It doesn’t sound like the usual camp session — mensch charades, scavenger hunts for mitzvot, spot quizzes on showing kindness to others. But if you were to join a JCamp Zoom session for fourth- to sixth-graders that might have been exactly what you’d have found.
With “counselors” who doubled as teachers at their school, the summer camp program really took off at Temple Emanuel of the Pascack Valley, said Rabbi Shelley Kniaz, TEPV’s director of congregational education and head of the religious school, who came up with the idea for the summer session. And not only did the camp idea taken off, “but I am very, very happy to see how much joy the ‘counselors’” — Rachel Schechter and Erika Nussbaum — “are getting from this experience, too!”
Indeed, she added, while she expected the teachers to shine in their summer roles, she has been “pleasantly surprised” by how much they have exceeded expectations. Another surprise was that she “hadn’t fully grasped how this could be a way to try out things that would work well during the year. It gives teachers a different way of thinking about how they plan a lesson. Creating a successful class does not depend on the subject but rather on the skill and imagination of the teacher, finding a way to make it great. One of my teachers shot off like a rocket.”
The program, open to both members and non-members, began on July 16 and is set to run through August 7. It cost $80 per participant — enough to pay for the project, not to make a profit. The first piece of the summer experience was JCamp itself, one hour a week for four weeks, with pre-K to first-graders as well as second- and third-graders meeting on Friday mornings, while the older cohort, fourth- to sixth-graders, met on Thursday afternoons. The groups also got to enjoy online backyard activities.
A second part of the program is “special, one-shot pop-ups.” Students could sign up for one or more, and the pop-ups are free, with volunteer facilitators. These included sessions on cooking, art, and music. In addition, families were sent information on private tutoring in subjects such as Hebrew reading and conversation. “I’m just doing the matchmaking,” Rabbi Kniaz said, pointing out that all tutoring arrangements will be made privately between tutors and students.
The school year usually has 14 teachers working with 180 children. “I knew summer camps were not in session and I wanted to provide something for families,” Rabbi Kniaz said. “It was hard getting the word out and getting sponsors, but we had enough responses to move ahead. I thought if we could provide something for those who needed it, it was worth the time and effort.” She also wanted the summer program to “lean toward camp” rather than school, she added.
This year’s group of campers was small, with 11 children from seven families participating, but the feedback has been very positive, Rabbi Kniaz continued. She said she would call it “absolutely successful, judging not by how many attend but the quality of service you are providing and how happy the families are.”
Rabbi Kniaz said she is not planning a program for the holidays this year because the synagogue’s rabbi, Loren Monosov, “decided to go with a prerecorded thing for children. But I’m doing summer stuff and getting ready for the year, including professional development with teachers. We really turned on a dime,” she said, describing the school’s experience in moving quickly from in-person to online teaching. “Now we want to step it up. Part of the side benefit of this is that we have really gained insight” into how best to use Zoom.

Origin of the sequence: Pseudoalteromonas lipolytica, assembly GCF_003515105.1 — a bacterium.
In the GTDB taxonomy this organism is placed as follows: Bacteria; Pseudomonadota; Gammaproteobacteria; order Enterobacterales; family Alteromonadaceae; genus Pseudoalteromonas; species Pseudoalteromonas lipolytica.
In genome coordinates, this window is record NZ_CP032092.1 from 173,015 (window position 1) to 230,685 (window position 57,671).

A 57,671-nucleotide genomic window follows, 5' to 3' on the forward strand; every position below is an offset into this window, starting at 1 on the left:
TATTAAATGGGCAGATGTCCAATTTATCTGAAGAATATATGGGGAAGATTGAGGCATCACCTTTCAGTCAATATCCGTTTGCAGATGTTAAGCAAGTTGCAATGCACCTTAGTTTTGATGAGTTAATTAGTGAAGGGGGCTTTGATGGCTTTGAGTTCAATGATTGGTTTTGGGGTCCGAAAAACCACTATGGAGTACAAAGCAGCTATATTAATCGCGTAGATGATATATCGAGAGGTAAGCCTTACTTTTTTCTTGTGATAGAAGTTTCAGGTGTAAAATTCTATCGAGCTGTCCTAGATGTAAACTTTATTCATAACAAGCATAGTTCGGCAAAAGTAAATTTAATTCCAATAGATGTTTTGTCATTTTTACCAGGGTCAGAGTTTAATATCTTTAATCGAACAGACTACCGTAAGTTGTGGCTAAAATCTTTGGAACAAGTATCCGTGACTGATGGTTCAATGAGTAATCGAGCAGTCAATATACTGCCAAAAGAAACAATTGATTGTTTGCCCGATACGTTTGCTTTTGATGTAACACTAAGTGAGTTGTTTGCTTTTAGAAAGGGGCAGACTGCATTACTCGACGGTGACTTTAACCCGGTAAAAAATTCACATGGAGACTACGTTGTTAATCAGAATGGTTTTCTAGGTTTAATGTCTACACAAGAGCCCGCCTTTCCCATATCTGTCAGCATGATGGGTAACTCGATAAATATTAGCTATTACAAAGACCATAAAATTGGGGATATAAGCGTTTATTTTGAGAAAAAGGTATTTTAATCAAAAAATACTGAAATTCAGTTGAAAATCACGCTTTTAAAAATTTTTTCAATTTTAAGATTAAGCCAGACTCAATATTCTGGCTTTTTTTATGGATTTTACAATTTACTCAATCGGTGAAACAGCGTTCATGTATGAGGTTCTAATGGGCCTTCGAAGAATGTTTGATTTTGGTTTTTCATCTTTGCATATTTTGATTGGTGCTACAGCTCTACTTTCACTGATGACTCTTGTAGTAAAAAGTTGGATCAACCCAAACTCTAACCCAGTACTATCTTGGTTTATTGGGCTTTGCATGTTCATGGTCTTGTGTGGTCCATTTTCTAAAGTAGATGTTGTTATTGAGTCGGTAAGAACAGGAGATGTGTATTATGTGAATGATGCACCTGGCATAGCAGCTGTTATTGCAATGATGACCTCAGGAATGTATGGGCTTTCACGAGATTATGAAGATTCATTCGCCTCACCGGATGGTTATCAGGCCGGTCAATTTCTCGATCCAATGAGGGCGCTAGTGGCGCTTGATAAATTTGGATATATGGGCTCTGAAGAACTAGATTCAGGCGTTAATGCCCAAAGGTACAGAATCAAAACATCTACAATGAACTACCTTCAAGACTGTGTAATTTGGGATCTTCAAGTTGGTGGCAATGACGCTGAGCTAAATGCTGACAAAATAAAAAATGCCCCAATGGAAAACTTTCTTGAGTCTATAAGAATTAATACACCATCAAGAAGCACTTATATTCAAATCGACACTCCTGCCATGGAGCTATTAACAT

Rabbi Kniaz has been sharing the ideas developed at the TEPV summer camp with other synagogues through the Principal’s Council, convened by the Jewish Federation of Northern New Jersey. “One other school discovered they did better with attendance [with Zoom], and that there are not so many management issues,” she said. Her own school is now talking about offering one day a week online.
Last week, she said, “the two older bunks learned about ‘dan l’khaf z’khut’ — giving someone the benefit of the doubt. They were divided into break-out groups to come up with their own scenarios, which they acted out for the full group with the same approach — stop the action, speculate, and conclude.” For some of the sessions, parents are sent lists of materials the children will need, including Legos, glitter glue, and tin foil.
Scavenger hunts also have been popular. Campers are asked, for example, to find something that would make guests feel welcome, or something to honor their parents. “Some campers have hand-held devices and you can see them running around,” said Rabbi Kniaz, who often joins in the sessions. “One brought her device to the piano,” which she can play to entertain guests. Another showed a pushke, while another showed a notebook, “to keep a list of places she wants to give to. They come up with amazing things.”
The feedback has been quite positive. Religious school fifth-grader AJ Schwartz described the program as “AWESOME! It was the best,” while Elissa Brinn/Medvidofsky noted that “the girls (Pembrooke and Juniper, grades 6 and 4) enjoyed themselves! Morah Rachel did a good job of reaching beyond the computer screen.” Parent Eric Wescott wrote, “JCamp was surprisingly engaging. My daughters (in K, third grade, and sixth grade) really enjoyed the scavenger hunts and games, while my younger son got to experience senses through the activities. It was a great way to be together.”